It's time to test the proposition whether it's possible to roll back the Obama regulatory agenda without using government employees as glorified personal assistants.
Environmental Protection Agency administrator Scott Pruitt long ago acquired the moniker "scandal plagued" in the press. None of his offenses are criminally corrupt — no one has found cash stuffed in his freezer.
But the corner-cutting and grubbiness are unworthy of a high-level government official, who should be ever mindful that the money and people at his command aren't truly his. Public service should mean that you serve the public, not that publicly funded resources and personnel serve you.
It was possible to look beyond the initial bout of Pruitt stories. Sure, he had a sweet $50-a-night condo deal from the wife of an energy lobbyist, but maybe he was simply using a convenient arrangement as he first settled into Washington?
Yes, he had a security detail more extensive and expensive than prior EPA administrators, but isn't Pruitt much more hated than his predecessors?
OK, he may have reportedly wanted to use the flashing lights of his motorcade to get to a French restaurant, but who among us wouldn't be tempted, if we could, to run traffic lights on the way to our favorite brasserie?
But as the stories continued to pile up, week after week, often astonishingly petty and memorable, it became impossible to conclude that Pruitt wasn't behaving selfishly and indefensibly.
Pruitt seems to represent a fairly common phenomenon: A talented, ambitious person works in government for a long time, makes relatively little money, especially compared with the donors and lobbyists who want his ear, and tries to boost his lifestyle by exploiting every possible perk and angle he can find.
So, Pruitt took a not-strictly necessary trip to Morocco, often flew first class, got his security detail to pick up his dry cleaning, and used an aide to hunt for an apartment for him and (oddly) to try to obtain an old mattress from the Trump hotel, among other tasks that aren't strictly — or even loosely — related to the EPA's mission or any other governmental purpose.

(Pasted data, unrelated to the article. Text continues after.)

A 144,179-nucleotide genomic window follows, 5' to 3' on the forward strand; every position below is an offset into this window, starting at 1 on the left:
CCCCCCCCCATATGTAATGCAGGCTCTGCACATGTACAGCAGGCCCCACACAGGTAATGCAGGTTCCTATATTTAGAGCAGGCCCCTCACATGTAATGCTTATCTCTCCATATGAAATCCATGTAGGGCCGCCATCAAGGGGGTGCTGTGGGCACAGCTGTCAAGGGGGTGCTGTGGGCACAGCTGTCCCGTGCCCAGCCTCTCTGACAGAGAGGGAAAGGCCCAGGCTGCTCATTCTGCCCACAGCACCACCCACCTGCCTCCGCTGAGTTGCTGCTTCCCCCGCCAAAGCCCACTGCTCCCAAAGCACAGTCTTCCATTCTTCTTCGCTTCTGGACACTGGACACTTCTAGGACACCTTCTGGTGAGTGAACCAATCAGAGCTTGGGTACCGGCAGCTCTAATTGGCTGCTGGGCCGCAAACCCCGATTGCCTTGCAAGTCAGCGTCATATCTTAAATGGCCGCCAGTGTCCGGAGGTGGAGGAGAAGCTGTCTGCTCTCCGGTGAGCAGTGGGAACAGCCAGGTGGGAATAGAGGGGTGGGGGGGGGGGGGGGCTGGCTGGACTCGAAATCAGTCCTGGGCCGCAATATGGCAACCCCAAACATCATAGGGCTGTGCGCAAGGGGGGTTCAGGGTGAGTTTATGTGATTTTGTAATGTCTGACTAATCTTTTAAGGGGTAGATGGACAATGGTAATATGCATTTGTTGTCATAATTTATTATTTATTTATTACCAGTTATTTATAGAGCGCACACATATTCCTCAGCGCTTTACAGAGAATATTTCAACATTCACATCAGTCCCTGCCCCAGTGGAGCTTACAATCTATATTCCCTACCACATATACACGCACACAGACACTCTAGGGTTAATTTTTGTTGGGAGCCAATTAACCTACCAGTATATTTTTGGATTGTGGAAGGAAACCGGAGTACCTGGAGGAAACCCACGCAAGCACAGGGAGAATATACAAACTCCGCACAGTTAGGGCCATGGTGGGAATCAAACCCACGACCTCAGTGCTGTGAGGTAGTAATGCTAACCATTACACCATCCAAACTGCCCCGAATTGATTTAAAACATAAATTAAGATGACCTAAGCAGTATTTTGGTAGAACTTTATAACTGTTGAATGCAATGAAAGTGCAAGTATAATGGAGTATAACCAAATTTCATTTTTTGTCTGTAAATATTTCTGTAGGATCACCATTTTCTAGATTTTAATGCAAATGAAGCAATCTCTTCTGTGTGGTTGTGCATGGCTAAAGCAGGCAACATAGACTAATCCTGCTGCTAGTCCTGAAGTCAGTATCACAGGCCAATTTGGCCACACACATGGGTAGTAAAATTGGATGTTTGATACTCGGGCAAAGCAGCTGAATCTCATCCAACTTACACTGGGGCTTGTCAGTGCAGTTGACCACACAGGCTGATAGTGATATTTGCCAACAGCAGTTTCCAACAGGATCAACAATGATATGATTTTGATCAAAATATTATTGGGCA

The latest is that Pruitt also used staff for help in his wide-ranging campaign to find work for his wife, and reached out to the CEO of Chick-fil-A about her getting a franchise. Reportedly, Pruitt wanted more income so the couple could maintain residences in Oklahoma and Washington. The fiscal strain is real, no doubt, but more lucrative work is wide open to Pruitt, although without the same fame and influence.
Pruitt's defenders say that the left is desperate, given his deregulatory successes, to take him out. True enough. Any ideologically conservative Trump EPA director is going to have a target on his or her back, which is all the more reason to be purer than Caesar's wife rather than giving the opposition an unremitting diet of embarrassing revelations.
Every indication is that Pruitt's questionable practices have created a poisonous internal atmosphere at his EPA, as his aides have been riven by disputes over his travel and spending, and many have departed. None of this is necessary to deregulation; indeed, it detracts from doing the work and, especially, from making the public case.
If Pruitt is a hero of the Trump agenda, he's not the only one capable of carrying it out. As Charles de Gaulle supposedly said, the graveyards are littered with indispensable men — especially if they've become political liabilities and have Senate-confirmed deputies to pick up the same policy priorities with fewer distractions and, presumably, a more cohesive team.
The Natural Resources Defense Council headlined its piece on Pruitt's deputy administrator, "Who Is Andrew Wheeler? (And Why You Should Be Afraid of Him)." The NRDC calls the former energy lobbyist and Sen. Jim Inhofe aide, "Scott Pruitt's ideological twin."
He should take up Pruitt's baton, and forswear his controversies.
Rich Lowry is editor of the National Review and author of the best-seller "Lincoln Unbound: How an Ambitious Young Railsplitter Saved the American Dream — and How We Can Do It Again. He has written for The New York Times, The Wall Street Journal, and a variety of other publications. Read more reports from Rich Lowry — Click Here Now.